Produced and Hosted by Bill Kurtis
- Ten episodes from the series
Released by: A&E Home Video.
Anamorphic: N/A; episodes appear in their original 1.33:1 format.
My Advice: Watch It on Cable.
Most murder cases are resolved quickly. Suspects are easily identified, forensic evidence provides confirmation, and the accused either confesses or trips over his lies. Sometimes the murderer is still at the scene of the crime over the body with the murder weapon in hand. Other times, there are no suspects, the evidence points nowhere, and the case goes cold. Gone, but not forgotten. But time changes everything. A new forensic technique, such as DNA testing, sheds new light. Or an accomplice caught by the cops becomes more willing to share information. Other times, it is sheer dogged boring police work done over months and years. Bill Kurtis looks into how justice may be delayed but not denied with these Cold Case Files.
[fusion_builder_container hundred_percent=”yes” overflow=”visible”][fusion_builder_row][fusion_builder_column type=”1_1″ background_position=”left top” background_color=”” border_size=”” border_color=”” border_style=”solid” spacing=”yes” background_image=”” background_repeat=”no-repeat” padding=”” margin_top=”0px” margin_bottom=”0px” class=”” id=”” animation_type=”” animation_speed=”0.3″ animation_direction=”left” hide_on_mobile=”no” center_content=”no” min_height=”none”][ad#longpost]Most people are used to a mystery being solved on television within an hour, so seeing a crime that takes years to crack does hold a certain fascination. There’s even a mystery drama that is based on the concept of cold cases. But series like Cold Case and the many flavors of CSI and Law & Order use dramatic writing, high powered acting, and special effects to entice the viewer. This show uses the standard documentary format of archival footage, talking head interviews, and staged shots of the investigator or victim’s family staring off into space. This presentation isn’t very creative and doesn’t allow for much excitement. But should it? Since we are dealing with real people, would allowing their tragedy to be Disneyfied be the right thing?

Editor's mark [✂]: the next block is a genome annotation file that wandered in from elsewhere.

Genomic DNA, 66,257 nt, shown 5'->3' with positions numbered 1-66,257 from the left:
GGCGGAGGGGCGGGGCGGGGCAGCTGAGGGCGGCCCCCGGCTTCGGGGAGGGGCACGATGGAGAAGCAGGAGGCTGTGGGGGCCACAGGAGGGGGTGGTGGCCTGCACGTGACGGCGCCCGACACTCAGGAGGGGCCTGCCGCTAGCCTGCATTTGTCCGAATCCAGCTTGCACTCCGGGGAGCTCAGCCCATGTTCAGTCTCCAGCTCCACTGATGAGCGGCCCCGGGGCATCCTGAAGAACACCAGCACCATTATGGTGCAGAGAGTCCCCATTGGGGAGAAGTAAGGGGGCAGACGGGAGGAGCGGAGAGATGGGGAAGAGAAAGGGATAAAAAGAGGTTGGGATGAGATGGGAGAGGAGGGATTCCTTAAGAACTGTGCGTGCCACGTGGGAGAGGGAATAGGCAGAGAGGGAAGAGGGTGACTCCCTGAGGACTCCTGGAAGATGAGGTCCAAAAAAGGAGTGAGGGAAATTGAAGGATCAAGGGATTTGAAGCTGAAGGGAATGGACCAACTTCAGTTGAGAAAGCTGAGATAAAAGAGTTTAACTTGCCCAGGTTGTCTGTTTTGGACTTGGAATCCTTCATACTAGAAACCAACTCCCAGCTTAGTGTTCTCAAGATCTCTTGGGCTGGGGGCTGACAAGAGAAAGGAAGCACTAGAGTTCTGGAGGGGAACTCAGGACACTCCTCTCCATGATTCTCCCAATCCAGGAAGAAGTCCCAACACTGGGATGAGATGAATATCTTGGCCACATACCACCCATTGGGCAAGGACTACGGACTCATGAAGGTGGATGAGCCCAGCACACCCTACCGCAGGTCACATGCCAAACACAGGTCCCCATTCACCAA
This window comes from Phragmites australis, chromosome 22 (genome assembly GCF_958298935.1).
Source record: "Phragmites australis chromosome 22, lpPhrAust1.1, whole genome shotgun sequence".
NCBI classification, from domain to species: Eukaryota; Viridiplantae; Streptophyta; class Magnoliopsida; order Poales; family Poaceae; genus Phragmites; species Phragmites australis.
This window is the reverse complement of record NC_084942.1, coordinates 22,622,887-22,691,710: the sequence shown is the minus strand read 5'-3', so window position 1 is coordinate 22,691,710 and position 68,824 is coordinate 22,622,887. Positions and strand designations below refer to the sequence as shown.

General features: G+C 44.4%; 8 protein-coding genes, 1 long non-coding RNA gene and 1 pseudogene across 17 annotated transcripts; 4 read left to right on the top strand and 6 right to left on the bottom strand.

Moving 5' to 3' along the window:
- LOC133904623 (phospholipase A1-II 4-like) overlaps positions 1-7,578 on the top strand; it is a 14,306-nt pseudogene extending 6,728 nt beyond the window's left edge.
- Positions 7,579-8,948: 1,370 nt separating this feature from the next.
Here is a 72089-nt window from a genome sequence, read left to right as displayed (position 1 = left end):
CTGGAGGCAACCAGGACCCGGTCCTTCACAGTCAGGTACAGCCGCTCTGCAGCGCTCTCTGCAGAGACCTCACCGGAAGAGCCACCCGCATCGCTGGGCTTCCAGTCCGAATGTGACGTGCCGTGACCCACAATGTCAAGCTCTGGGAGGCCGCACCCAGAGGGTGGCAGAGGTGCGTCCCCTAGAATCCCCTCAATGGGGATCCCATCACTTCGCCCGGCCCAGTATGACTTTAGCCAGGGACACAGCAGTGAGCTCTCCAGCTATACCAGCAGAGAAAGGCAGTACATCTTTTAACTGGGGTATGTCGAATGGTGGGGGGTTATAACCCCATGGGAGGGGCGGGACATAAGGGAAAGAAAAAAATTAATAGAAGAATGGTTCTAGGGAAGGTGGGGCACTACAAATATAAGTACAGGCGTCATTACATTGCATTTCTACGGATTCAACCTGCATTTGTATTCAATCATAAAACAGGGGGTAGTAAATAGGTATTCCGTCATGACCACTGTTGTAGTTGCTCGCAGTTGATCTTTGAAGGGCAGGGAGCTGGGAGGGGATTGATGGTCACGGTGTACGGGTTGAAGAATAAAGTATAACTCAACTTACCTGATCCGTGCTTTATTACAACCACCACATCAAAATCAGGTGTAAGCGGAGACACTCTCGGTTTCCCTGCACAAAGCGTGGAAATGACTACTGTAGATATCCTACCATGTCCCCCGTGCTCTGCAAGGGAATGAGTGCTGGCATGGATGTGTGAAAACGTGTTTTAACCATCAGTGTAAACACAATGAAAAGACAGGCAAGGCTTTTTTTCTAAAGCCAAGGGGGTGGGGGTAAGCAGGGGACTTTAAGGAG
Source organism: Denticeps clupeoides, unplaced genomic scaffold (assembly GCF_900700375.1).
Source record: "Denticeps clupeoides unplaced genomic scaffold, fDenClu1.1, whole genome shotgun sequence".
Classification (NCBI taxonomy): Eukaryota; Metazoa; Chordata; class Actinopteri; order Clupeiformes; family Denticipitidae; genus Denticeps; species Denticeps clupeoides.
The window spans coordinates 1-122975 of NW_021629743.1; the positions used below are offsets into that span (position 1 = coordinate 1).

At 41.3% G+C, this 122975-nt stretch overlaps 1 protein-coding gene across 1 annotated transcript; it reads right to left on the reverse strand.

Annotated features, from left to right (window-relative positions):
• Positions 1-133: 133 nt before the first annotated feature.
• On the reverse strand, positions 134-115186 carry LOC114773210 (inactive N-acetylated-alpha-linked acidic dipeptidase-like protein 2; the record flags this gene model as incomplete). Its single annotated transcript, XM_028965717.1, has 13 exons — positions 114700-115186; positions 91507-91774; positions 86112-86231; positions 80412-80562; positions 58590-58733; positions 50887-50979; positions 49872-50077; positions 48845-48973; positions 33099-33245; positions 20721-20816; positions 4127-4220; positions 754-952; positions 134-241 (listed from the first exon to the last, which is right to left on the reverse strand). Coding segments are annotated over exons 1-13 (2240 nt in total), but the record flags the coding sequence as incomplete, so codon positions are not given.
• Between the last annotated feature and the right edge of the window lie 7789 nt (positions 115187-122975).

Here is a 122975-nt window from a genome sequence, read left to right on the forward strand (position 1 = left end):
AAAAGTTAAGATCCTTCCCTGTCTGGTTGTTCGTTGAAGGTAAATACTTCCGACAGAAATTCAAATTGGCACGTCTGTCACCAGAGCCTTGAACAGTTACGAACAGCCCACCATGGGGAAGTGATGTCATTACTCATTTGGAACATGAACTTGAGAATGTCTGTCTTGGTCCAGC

I’m not saying that crime dramas shouldn’t entertain, that’s their job. But they deal with fictional people and situations so they can be more engaging in their presentation. When dealing with sensational killers like the Zodiac or the Green River Killer, would adding more flash be appropriate or necessary? The presentation also doesn’t allow for as much information to be relayed as some crime buffs might want. By portraying some of the emotional impact these crimes produce, some informational details are sacrificed. There is only so much that can be crammed into an hour (and in some episodes a half hour) show.
What really bugs me about this disc set is the lack of features when extras are available. During the shows, expanded facts on certain segments are said to be available on the A&E website. So why couldn’t they put those extras on the disc? Or even an update on how the case from an episode is going? Is the perpetrator still in prison, have any laws been changed because of the case, have any more crimes been attributed to the killer? Something. There’s not even a short biography about Bill Kurtis, who produces and hosts many of A&E true crime series. Since Cold Case Files is still shown regularly on A&E and with no special features, I can’t really recommend this DVD disc set as it stands. Wait for a better, more stacked release and then get back to me.